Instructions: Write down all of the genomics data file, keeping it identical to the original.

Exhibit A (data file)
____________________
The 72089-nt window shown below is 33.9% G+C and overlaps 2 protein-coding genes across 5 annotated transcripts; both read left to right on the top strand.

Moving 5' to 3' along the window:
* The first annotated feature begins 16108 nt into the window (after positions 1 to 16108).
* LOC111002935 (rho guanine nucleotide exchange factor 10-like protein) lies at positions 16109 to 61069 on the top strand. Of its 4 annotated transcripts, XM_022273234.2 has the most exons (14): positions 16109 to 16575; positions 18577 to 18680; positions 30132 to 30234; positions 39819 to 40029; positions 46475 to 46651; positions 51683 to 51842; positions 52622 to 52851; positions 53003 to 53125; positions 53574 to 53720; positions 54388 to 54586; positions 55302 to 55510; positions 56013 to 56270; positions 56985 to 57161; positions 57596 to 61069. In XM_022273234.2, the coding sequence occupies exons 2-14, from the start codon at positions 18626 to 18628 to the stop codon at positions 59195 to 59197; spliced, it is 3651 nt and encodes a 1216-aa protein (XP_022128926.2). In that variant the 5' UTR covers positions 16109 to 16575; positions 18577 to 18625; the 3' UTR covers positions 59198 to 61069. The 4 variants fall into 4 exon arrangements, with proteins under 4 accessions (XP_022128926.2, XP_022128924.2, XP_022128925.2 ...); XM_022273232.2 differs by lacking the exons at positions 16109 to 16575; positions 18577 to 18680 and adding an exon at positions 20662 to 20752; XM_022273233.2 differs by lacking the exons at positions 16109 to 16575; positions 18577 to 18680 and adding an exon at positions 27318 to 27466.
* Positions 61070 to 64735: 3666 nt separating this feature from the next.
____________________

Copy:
The 72089-nt window shown below is 33.9% G+C and overlaps 2 protein-coding genes across 5 annotated transcripts; both read left to right on the top strand.

Moving 5' to 3' along the window:
* The first annotated feature begins 16108 nt into the window (after positions 1 to 16108).
* LOC111002935 (rho guanine nucleotide exchange factor 10-like protein) lies at positions 16109 to 61069 on the top strand. Of its 4 annotated transcripts, XM_022273234.2 has the most exons (14): positions 16109 to 16575; positions 18577 to 18680; positions 30132 to 30234; positions 39819 to 40029; positions 46475 to 46651; positions 51683 to 51842; positions 52622 to 52851; positions 53003 to 53125; positions 53574 to 53720; positions 54388 to 54586; positions 55302 to 55510; positions 56013 to 56270; positions 56985 to 57161; positions 57596 to 61069. In XM_022273234.2, the coding sequence occupies exons 2-14, from the start codon at positions 18626 to 18628 to the stop codon at positions 59195 to 59197; spliced, it is 3651 nt and encodes a 1216-aa protein (XP_022128926.2). In that variant the 5' UTR covers positions 16109 to 16575; positions 18577 to 18625; the 3' UTR covers positions 59198 to 61069. The 4 variants fall into 4 exon arrangements, with proteins under 4 accessions (XP_022128926.2, XP_022128924.2, XP_022128925.2 ...); XM_022273232.2 differs by lacking the exons at positions 16109 to 16575; positions 18577 to 18680 and adding an exon at positions 20662 to 20752; XM_022273233.2 differs by lacking the exons at positions 16109 to 16575; positions 18577 to 18680 and adding an exon at positions 27318 to 27466.
* Positions 61070 to 64735: 3666 nt separating this feature from the next.